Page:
You can personally benefit from something and still consider it bad public policy.
Here’s why I’m against Biden’s unilateral action:
It’s unconstitutional. Biden is claiming the 2003 HEROS Act and the 1965 Higher Education Act gives him the authority to cancel $300 billion or for that matter all $1.8 trillion student loan debt if he so decrees, which means in theory he could make college “free.” If the Supreme Court takes up Biden’s executive order they’ll likely strike it down because in examining the original intent of the Act(s) they’d conclude that if Congress actually wanted to surrender all authority for student loan cancellation to the executive branch they would’ve explicitly said so in the statutory language.
The Biden administration may secretly hope the Supreme Court strikes it down because if his executive order is allowed to stand then Democrats will be pressured in future presidential primaries to promise to make college “free” with the same stroke of the pen, which if done is something that would hurt the Democratic Party’s ability to enrich academia because taxpayers would demand large cuts to tuition prices. And conversely, if his executive order is allowed to stand then Republicans will be pressured in future presidential primaries to promise to abolish federal student loans altogether since they’d clearly serve as little more than a trojan horse for future forgiveness, which if done would also hurt the Democratic Party’s ability to enrich academia.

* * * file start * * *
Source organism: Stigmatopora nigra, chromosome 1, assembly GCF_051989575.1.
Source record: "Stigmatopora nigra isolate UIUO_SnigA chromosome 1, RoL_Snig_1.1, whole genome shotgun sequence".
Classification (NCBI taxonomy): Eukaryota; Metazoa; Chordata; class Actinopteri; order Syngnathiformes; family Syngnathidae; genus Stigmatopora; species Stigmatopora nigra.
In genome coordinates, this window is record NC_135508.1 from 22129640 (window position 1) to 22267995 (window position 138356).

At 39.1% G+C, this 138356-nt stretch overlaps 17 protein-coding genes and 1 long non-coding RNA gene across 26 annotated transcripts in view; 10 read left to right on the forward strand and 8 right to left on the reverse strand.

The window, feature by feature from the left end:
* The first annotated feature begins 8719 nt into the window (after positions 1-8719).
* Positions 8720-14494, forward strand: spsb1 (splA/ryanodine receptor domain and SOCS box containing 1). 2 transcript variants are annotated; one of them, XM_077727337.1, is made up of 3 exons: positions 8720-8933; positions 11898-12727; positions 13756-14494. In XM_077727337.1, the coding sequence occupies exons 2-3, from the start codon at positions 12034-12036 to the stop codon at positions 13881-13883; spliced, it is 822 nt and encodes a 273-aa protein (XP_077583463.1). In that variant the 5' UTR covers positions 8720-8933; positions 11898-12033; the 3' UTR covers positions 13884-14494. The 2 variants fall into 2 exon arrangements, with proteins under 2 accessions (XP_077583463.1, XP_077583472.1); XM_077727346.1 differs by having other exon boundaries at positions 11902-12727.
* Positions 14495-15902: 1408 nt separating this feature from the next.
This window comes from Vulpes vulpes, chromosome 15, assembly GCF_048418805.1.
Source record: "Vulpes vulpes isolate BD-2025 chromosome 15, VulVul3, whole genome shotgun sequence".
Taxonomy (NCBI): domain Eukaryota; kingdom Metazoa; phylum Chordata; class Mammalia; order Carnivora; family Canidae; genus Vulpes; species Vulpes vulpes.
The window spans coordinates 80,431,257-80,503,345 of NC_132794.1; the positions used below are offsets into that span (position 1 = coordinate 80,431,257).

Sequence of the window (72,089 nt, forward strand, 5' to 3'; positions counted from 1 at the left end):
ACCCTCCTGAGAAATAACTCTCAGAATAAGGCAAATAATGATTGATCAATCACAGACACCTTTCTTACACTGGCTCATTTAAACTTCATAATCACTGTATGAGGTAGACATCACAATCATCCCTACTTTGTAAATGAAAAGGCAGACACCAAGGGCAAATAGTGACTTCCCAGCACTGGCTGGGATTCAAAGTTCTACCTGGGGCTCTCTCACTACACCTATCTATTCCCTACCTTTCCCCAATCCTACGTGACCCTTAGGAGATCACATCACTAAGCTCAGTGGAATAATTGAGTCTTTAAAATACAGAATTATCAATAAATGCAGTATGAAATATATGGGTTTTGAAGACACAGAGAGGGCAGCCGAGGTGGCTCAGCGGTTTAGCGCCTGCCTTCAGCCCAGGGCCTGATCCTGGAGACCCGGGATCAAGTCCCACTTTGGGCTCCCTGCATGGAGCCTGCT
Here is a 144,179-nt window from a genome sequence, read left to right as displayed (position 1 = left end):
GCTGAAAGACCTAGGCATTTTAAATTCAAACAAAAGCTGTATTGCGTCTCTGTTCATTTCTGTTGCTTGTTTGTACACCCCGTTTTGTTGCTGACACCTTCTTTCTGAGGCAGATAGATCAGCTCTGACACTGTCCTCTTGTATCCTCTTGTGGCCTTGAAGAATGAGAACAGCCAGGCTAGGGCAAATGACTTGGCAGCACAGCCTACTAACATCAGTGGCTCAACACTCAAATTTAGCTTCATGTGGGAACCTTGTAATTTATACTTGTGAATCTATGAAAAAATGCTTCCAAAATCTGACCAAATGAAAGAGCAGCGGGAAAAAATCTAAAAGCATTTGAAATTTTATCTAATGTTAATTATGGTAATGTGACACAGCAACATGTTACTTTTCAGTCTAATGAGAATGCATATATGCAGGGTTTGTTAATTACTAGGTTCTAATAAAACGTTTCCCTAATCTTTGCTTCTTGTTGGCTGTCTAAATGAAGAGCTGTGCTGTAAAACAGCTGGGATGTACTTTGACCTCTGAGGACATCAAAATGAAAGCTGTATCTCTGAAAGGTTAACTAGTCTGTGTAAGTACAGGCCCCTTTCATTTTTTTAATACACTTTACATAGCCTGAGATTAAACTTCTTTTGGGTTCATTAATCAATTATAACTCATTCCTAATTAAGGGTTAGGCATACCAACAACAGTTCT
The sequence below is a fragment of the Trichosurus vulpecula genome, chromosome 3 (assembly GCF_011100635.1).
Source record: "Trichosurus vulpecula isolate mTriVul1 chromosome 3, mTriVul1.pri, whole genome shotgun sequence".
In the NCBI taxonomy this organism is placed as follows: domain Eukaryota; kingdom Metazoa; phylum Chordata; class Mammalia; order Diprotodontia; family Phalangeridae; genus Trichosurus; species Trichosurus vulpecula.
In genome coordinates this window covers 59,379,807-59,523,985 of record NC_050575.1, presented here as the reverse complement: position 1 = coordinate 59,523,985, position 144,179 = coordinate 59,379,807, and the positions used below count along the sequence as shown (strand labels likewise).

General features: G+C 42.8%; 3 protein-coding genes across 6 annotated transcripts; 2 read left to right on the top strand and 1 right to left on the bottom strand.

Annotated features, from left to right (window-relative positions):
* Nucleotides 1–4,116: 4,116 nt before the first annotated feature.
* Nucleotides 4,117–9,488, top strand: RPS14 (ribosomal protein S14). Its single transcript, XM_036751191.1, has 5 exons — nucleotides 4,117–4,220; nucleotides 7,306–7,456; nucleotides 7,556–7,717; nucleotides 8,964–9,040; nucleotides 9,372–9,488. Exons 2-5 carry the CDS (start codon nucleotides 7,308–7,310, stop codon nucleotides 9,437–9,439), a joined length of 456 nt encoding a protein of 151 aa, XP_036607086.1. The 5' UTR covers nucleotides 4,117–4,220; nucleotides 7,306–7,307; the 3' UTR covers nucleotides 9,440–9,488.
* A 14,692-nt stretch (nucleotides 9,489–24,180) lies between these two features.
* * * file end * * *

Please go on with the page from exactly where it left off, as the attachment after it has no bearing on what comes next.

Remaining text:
It’s regressive. Virtually everyone in their 20’s makes under $125K, but that doesn’t mean that by the time they leverage their Harvard degree that by their late 30’s they aren’t pulling in 6-figures rent-seeking on Wall Street or in DC. If Biden wanted to help those making under $125K then he could’ve simply gotten bipartisan support to cut their taxes by $300 billion.
It’ll hurt economic growth. This policy will increase inflation, the national debt, and take more money from productive demographics to give to unproductive demographics. Back in the day, kids used to work the coal mines and now they’re forced to sit in elementary school then middle school then high school and increasingly college due to what’s called “certification inflation” whereby jobs that once…